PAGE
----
Olathe & Southwest Joco

Six costume changes, a marathon in 50 states, one fun lady from North Carolina

Charlotte Corriher (left) tried on one of her six “Wizard-of-Oz”-themed costumes she plans to wear Saturday during the 16th annual Garmin Marathon — dubbed “In the Land of Oz” — in Olathe. Her mother, Kay Corriher, created the costumes for the “In the Land of Oz” race as she has for 124 of the 128 marathons Charlotte has run since 2004.
Charlotte Corriher (left) tried on one of her six “Wizard-of-Oz”-themed costumes she plans to wear Saturday during the 16th annual Garmin Marathon — dubbed “In the Land of Oz” — in Olathe. Her mother, Kay Corriher, created the costumes for the “In the Land of Oz” race as she has for 124 of the 128 marathons Charlotte has run since 2004. Special to The Olathe News

Charlotte Corriher has run 128 marathons since 2004. She’s run over mountains, across the desert, and beside the ocean. She’s pushed through zero-degree wind chills and 95-degree heat.

Oh yeah, and with the exception of four races, Corriher has run every marathon in costume.

Corriher’s unique act comes to Olathe on Saturday for the 16th annual Garmin Marathon, dubbed “In the Land of Oz,” and, yes, she plans to be in costume for the event — six, to be exact, all characters from the “Wizard of Oz.”

It’s a movie Corriher has been passionate about her entire life.

“I’ve been a fan of ‘The Wizard of Oz’ since I can remember, maybe 3 or 4 (years old),” said Corriher, a North Carolina native. “Every fall, we visited the Land of Oz amusement park at Beech Mountain Resort. They had costumes from the movie and we always walked down the yellow brick road.”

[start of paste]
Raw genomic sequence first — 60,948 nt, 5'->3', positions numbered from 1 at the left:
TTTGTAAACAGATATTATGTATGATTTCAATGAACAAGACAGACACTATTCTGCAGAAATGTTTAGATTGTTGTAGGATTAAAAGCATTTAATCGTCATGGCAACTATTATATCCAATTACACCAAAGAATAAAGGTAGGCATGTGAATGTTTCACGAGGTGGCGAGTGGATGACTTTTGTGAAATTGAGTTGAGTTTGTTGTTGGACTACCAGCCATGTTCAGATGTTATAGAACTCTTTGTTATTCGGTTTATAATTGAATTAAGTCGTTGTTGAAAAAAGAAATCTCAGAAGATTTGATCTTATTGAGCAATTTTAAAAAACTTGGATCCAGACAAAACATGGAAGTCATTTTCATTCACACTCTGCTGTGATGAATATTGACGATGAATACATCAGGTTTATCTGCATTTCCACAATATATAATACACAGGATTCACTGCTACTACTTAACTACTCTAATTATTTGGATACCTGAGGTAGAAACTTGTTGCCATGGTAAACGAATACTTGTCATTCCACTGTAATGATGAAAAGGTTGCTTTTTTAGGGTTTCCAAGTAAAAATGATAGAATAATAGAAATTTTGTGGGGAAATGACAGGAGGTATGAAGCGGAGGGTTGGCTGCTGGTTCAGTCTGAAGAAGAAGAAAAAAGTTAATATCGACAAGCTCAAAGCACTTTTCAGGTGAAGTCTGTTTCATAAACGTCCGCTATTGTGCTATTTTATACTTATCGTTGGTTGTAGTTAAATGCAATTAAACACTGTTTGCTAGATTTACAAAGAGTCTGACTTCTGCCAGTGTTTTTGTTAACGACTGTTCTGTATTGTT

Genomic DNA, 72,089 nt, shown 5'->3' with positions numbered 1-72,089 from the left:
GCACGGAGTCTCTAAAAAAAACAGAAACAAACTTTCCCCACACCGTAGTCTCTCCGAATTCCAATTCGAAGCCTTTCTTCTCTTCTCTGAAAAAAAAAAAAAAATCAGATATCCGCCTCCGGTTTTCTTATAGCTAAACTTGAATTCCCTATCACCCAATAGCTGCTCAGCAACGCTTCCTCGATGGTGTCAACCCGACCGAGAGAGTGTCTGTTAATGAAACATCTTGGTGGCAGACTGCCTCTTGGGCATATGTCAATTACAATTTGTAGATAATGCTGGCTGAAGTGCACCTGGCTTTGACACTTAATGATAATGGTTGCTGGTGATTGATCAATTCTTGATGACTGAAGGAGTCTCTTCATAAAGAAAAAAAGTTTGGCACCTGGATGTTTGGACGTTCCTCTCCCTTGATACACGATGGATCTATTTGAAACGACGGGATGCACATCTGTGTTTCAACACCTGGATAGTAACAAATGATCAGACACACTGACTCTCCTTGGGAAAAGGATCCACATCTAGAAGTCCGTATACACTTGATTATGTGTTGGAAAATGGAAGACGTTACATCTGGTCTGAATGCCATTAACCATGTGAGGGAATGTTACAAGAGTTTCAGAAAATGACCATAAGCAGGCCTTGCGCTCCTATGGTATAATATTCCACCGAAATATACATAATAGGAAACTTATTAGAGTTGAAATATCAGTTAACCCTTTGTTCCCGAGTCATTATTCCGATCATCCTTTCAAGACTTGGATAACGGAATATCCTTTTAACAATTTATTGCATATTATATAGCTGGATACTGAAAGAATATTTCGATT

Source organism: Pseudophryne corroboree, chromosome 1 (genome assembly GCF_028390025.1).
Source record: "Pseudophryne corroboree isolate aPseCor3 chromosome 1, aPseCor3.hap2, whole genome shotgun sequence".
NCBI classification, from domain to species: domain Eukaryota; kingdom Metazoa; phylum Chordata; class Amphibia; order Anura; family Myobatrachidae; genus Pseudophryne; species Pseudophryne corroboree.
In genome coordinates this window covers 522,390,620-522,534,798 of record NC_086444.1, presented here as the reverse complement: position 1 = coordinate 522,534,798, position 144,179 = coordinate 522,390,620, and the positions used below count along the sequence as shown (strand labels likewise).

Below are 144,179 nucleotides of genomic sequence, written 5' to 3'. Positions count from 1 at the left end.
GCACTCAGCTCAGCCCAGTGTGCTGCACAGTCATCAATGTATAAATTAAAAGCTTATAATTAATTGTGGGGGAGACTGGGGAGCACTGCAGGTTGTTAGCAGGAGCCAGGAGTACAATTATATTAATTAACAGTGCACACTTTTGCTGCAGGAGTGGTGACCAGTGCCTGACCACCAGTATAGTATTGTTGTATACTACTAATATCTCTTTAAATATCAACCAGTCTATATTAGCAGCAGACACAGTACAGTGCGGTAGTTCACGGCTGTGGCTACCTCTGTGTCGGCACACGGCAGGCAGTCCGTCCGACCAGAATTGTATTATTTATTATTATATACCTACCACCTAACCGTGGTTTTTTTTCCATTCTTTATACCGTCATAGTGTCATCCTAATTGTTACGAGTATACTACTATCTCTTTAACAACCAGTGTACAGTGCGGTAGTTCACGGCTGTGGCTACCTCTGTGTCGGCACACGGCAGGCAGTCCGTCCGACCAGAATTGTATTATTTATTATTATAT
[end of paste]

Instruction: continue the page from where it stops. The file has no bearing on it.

This Saturday, Corriher’s yellow brick road will be Garmin’s marathon course, which she will share with more than 4,000 other runners. It’s also a celebratory event for the resolute runner and Oz devotee as the race will mark the 50th state in which she’s raced in a marathon.

Nine years ago, after completing 10 marathons, Corriher joined the 50 States Marathon Club.

“I’ve met people from all over the country through the club,” she said. “It makes it so much more enjoyable to know you’re automatically going to have friends at a race. Friends from 15 states are coming in to run this race with me on Saturday.”

Because of her fascination with all things Oz, the race has been part of Corriher’s marathon game plan for the past six years.

“I wanted to pick a race that was very memorable for my 50th state,” she said. “This is the perfect grand finale. I’ve always wanted to do Kansas, but was saving it for my final state.”

While she saved the Gamin Marathon for her 50-state finale, Corriher’s certainly competed in plenty of other memorable races — and costumes — along the way.

Typically, her costume designs reflect the race theme or landmarks of the state in which she is racing.

Corriher donned a lobster costume for the Mount Desert Island Marathon in Maine and she ran as Mount Rushmore in South Dakota’s Deadwood Mickelson Trail Marathon. During the Honolulu Marathon, she channeled a volcano.